Short hairpin (sh) RNA plasmid constructs for Bcl-2 and green fluorescent protein (GFP) were constructed in pSuper vector (Oligoengine, Seattle, WA) to include the specific 19-bp target sequence for the shBcl-2 construct (5′-TGTGGATGACTGAGTACCTGA-3′) [14] and the shGFP construct (5′-GAACGGCATCAAGGTGAAC-3′) [20] in front of the H1 RNA polymerase III promoter, resulting in pSupershBcl-2 and pSuper-shGFP. H1 promoter shBcl-2 or shGFP fragments were amplified from pSuper vectors using polymerase chain reaction and cloned into CSCRW [derived from CSCGW [21] lentiviral (LV) vector in which GFP sequences were replaced by DsRed2 cDNA sequences], resulting in LV-shBcl-2 and LV-shGFP lentiviral vectors. All constructs were verified by sequencing secretable form of TRAIL (S-TRAIL), which was created by fusing the coding sequences for the extracellular domain of Flt3L, and an isoleucine zipper with the N-terminal of TRAIL [9] was placed under a Cytomegalovirus (CMV) promoter in a vector coexpressing GFP through an internal ribosomal entry sequence (IRES), thus resulting in an LV-S-TRAIL construct. Similarly, cDNA sequences for firefly luciferase (Fluc) were placed under the CMV promoter in a vector coexpressing LacZ through IRES, resulting in the LV-Fluc construct. For a detailed description of lentivirus vector production, see Sena- Esteves et al. [21]. In brief, lentiviral genome (CMVR8.91) was transfected into 293T cells together with an envelopecoding plasmid (VSVG) and vector constructs. LVs were harvested 40 hours posttransfection and concentrated by ultracentrifugation. Titers were determined on 293T cells as transducing units using serial dilutions of vector stocks with 8 µg/ml polybrene (Sigma Chemical, St. Louis, MO).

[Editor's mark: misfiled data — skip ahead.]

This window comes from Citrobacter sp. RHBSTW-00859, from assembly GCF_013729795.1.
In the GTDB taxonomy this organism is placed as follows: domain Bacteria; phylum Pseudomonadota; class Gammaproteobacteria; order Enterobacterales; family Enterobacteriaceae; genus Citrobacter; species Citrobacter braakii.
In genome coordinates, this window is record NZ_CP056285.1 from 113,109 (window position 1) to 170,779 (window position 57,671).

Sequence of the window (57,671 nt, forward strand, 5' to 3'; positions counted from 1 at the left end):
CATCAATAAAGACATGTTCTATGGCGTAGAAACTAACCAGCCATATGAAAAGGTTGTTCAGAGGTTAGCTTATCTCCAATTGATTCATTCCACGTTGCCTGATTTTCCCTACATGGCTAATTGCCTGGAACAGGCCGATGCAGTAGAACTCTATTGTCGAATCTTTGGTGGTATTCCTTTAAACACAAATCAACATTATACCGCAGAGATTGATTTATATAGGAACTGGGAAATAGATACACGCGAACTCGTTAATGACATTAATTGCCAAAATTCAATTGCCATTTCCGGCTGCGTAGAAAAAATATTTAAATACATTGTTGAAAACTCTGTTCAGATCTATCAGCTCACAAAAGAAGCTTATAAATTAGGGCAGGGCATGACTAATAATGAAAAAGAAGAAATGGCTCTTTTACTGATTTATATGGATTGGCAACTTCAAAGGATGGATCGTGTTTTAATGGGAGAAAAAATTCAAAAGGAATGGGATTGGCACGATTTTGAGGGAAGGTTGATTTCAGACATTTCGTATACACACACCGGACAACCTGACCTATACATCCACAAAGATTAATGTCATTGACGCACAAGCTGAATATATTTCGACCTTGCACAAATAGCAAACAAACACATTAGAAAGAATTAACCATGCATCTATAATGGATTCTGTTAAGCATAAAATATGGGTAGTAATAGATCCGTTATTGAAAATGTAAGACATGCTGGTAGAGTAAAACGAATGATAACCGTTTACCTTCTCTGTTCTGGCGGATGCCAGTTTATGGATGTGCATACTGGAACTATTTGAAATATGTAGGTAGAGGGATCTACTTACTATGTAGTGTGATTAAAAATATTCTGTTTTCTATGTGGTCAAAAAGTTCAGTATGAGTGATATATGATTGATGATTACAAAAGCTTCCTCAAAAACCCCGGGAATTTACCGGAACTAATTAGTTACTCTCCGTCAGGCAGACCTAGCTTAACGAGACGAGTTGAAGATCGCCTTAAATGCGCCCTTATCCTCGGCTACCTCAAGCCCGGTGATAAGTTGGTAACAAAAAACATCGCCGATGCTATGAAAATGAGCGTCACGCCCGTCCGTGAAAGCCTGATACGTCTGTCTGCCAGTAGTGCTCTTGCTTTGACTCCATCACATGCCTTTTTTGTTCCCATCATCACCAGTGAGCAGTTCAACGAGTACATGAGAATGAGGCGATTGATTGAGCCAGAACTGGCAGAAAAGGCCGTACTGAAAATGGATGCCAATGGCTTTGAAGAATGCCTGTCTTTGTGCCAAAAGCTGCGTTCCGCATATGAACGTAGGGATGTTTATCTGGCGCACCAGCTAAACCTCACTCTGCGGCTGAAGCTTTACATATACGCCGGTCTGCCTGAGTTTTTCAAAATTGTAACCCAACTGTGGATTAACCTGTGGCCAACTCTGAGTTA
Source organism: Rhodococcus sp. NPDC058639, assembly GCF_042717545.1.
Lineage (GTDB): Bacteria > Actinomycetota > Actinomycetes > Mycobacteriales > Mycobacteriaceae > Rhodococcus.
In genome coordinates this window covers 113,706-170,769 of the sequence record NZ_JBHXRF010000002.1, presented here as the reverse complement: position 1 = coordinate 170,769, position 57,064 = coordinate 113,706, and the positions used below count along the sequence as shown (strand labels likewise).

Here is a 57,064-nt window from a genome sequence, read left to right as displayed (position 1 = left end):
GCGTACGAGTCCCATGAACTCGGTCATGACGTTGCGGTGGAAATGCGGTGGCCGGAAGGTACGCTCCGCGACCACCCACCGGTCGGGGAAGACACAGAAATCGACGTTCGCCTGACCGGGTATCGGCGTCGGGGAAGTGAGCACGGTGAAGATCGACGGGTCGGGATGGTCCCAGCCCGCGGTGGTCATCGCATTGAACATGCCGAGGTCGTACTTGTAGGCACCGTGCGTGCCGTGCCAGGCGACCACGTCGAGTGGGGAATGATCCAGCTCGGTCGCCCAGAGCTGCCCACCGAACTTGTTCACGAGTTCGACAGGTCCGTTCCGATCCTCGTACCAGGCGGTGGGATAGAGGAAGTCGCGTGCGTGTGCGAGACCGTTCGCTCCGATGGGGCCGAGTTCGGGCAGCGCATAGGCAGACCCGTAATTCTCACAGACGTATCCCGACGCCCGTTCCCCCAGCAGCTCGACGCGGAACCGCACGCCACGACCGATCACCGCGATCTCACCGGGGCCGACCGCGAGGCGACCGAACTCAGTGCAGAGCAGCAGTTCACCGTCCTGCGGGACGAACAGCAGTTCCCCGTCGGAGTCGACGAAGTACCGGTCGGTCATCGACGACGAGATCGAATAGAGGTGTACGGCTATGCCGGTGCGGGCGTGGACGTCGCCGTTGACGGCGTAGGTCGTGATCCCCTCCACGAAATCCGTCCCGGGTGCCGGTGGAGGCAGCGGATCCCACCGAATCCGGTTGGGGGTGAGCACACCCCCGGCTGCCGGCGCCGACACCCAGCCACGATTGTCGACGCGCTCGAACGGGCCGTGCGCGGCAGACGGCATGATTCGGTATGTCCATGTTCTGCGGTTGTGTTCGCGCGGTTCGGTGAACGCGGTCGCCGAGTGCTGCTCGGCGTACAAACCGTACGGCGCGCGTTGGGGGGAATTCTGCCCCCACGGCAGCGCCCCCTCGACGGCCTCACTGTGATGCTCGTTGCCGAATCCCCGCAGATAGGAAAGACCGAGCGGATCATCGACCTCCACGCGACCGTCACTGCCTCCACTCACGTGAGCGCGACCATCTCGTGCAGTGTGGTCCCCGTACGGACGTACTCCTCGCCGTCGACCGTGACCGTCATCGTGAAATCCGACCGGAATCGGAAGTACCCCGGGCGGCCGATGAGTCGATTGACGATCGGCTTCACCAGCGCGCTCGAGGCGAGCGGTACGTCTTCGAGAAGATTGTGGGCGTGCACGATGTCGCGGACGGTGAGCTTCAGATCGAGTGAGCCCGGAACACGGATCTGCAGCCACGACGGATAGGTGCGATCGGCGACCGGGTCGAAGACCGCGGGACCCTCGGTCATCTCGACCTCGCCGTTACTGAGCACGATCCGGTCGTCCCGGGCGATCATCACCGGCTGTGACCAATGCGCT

Generation of shBcl-2-Expressing Glioma Cells

Human glioma lines U87, U-251, Gli36, and Gli36-EGFRvIII (stably expressing the mutant form of EGFR associated with a high malignancy of this tumor type) [19,20] and 293T cells were grown in Dulbecco's modified Eagle's medium with 10% fetal bovine serum (Sigma) at 37°C in a humidified atmosphere with 5% CO2 and 1% penicillin/streptomycin (Invitrogen, Grand Island, NY). Different adherent glioma cell lines were transduced with LV-shBcl-2 or LV-shGFP at multiplicities of infection (MOI) ranging from 1 to 3, and the cells were visualized for DsRed2 expression by fluorescence microscopy. Transduction was carried out for 12 hours at 37°C in the presence of polybrene (8 mg/ml; Sigma). Bcl-2 levels were measured by Western blot analysis 5 days after transduction, as described below. Gli36-EGFRvIII glioma cells were also transduced with LV-Fluc at an MOI of 3; 72 hours later, cells were incubated in a medium containing 150 µg/ml d-luciferin (Biotium, Hayward, CA), and bioluminescence imaging was performed as described below.

S-TRAIL Western Blot Analysis, Enzyme-Linked Immunosorbent Assay (ELISA), and Immunocytochemistry